Another Milestone for the WCHA’s Elder Statesman
Ferris State coach Bob Daniels is college hockey’s favorite phone call, everyone’s cheerful uncle, a guy who will never hang up without asking about you personally, the coach who willingly shares time on game-day, and one who never fails to touch your funny bone. His popularity extends from college hockey’s corridors of power down to the custodians at Ewigleben Arena in Big Rapids.
He’s also a hell of a coach, having taken his Bulldogs on three different NCAA runs this past decade. He ranks fourth on the Division I active victory list, and just reached another milestone this past weekend: 1,100 games coached at the same school. He joins college hockey immortals Jack Parker (BU) and Red Berenson (Michigan), a very select group off three.
Congratulations to Bob Daniels, who joins Jack Parker and Red Berenson as the third #benchboss to coach in more than 1,100 Men's Division I games at one school in @NCAAIceHockey history.#WeAreWCHA | #TraditionStartsHere pic.twitter.com/eChZPgBW8i— WCHA Men's Hockey (@WCHA_MHockey) February 21, 2021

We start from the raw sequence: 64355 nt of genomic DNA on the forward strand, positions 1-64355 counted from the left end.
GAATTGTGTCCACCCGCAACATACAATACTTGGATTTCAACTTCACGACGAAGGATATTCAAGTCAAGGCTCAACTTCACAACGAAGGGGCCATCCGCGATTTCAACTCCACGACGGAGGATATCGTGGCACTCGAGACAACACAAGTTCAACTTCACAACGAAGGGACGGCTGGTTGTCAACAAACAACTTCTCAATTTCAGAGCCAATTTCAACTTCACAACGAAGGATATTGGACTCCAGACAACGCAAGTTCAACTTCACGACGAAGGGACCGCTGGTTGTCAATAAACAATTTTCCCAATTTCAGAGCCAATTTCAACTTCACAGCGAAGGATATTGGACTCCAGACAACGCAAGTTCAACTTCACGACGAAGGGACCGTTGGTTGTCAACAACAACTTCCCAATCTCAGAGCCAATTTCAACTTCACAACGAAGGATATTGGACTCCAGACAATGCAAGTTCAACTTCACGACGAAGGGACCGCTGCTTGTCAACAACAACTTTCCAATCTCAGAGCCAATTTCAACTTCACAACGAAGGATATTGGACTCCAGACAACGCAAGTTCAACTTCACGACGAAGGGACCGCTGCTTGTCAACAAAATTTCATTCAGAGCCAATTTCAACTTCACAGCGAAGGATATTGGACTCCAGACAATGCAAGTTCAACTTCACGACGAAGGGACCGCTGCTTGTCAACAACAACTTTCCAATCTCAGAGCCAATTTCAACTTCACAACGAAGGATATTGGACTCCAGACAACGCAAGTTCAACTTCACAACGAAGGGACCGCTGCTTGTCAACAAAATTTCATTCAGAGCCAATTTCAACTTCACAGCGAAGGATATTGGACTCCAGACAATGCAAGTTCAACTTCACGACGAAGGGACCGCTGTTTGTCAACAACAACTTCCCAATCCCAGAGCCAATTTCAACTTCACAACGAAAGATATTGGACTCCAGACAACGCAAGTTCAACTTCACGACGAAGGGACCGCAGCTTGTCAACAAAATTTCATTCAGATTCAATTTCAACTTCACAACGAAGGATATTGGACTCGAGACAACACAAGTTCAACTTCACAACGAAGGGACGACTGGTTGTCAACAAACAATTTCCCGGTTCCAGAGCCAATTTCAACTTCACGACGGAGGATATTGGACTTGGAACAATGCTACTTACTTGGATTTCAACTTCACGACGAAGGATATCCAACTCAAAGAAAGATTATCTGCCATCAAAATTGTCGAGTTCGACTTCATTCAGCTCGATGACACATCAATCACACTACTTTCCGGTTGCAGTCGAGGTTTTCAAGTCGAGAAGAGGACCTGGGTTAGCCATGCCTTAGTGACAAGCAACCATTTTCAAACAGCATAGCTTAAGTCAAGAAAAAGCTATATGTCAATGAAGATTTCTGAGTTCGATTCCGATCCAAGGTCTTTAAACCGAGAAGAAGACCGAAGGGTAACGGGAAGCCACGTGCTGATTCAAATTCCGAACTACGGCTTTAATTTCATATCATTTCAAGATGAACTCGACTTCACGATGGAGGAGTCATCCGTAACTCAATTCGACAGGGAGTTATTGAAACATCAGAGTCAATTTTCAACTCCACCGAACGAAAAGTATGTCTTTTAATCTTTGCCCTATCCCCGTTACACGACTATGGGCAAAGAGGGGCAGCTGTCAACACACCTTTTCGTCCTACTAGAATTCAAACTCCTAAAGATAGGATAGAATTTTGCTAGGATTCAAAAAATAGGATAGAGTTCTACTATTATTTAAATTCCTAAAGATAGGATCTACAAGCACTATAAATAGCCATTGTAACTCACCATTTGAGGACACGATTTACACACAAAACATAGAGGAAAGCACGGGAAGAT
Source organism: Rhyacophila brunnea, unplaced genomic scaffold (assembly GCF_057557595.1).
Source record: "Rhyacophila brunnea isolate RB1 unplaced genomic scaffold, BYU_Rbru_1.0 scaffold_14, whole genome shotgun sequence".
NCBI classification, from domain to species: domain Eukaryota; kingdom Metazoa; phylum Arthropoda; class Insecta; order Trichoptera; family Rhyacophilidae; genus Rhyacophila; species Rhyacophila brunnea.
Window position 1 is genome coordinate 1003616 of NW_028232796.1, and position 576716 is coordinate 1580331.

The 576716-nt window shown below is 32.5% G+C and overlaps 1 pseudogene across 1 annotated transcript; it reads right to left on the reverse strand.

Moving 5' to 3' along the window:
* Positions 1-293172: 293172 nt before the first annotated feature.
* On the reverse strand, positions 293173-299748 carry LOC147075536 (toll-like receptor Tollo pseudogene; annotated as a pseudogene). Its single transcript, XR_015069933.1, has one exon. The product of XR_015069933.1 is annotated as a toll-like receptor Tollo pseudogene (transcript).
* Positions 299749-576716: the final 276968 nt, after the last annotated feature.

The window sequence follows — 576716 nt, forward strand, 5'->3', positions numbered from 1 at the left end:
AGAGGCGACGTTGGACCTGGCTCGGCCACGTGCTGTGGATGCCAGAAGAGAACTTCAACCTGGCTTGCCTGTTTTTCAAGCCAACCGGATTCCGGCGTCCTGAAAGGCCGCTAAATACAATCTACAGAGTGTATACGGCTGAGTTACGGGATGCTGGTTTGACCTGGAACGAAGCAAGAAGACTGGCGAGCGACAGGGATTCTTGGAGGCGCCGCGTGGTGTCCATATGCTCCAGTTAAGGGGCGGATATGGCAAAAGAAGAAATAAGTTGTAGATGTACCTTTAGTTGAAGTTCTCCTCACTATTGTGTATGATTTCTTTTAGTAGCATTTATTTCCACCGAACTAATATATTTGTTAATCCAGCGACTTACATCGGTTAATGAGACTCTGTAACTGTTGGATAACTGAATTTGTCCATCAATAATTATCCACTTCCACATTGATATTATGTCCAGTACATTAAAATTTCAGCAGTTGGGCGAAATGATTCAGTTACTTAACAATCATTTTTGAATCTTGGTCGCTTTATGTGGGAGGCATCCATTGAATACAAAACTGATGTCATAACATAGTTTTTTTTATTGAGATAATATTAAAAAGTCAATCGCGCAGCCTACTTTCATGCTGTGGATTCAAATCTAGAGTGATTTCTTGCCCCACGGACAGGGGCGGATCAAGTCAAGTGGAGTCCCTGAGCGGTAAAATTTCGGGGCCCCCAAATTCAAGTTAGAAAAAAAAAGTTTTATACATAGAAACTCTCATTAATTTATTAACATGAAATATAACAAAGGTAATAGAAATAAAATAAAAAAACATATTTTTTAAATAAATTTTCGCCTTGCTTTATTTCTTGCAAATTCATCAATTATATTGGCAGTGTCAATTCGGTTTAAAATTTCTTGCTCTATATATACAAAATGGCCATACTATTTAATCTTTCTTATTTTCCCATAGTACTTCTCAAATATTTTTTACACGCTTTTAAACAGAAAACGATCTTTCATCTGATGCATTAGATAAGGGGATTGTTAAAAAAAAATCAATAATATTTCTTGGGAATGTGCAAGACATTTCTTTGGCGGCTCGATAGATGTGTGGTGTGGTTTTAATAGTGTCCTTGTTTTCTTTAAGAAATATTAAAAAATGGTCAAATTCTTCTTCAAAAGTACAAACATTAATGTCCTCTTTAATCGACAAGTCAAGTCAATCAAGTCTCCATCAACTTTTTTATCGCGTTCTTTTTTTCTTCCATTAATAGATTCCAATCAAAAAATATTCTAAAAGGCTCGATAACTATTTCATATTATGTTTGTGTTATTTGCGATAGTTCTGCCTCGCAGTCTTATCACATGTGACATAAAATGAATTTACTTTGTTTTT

The Return of Will Cullen
Since the three-game suspension of BGSU junior Will Cullen, Falcon goals became as rare as finding a five-dollar bill underneath your sofa cushions. Bowling Green scratched out but three goals in three games sans Cullen, and that included two overtime sessions. Scoring under a goal per game nearly harpooned Bowling Green’s once likely shot at an NCAA at-large bid, so the return of their fleet blueliner was of no small significance.
On Sunday the Hobey Baker candidate returned to BGSU’s lineup, inking up the scoresheet as if he had never left. He finished the night with a goal, two helpers and a plus-three rating, as Bowling Green snapped their five-game winless streak by beating Northern Michigan 6-2.
“We have struggled a bit lately scoring goals,” said Falcon coach Ty Eigner. “Obviously getting Will back certainly helped. He has the ability to add offense both 5-on-5 and on the PP.”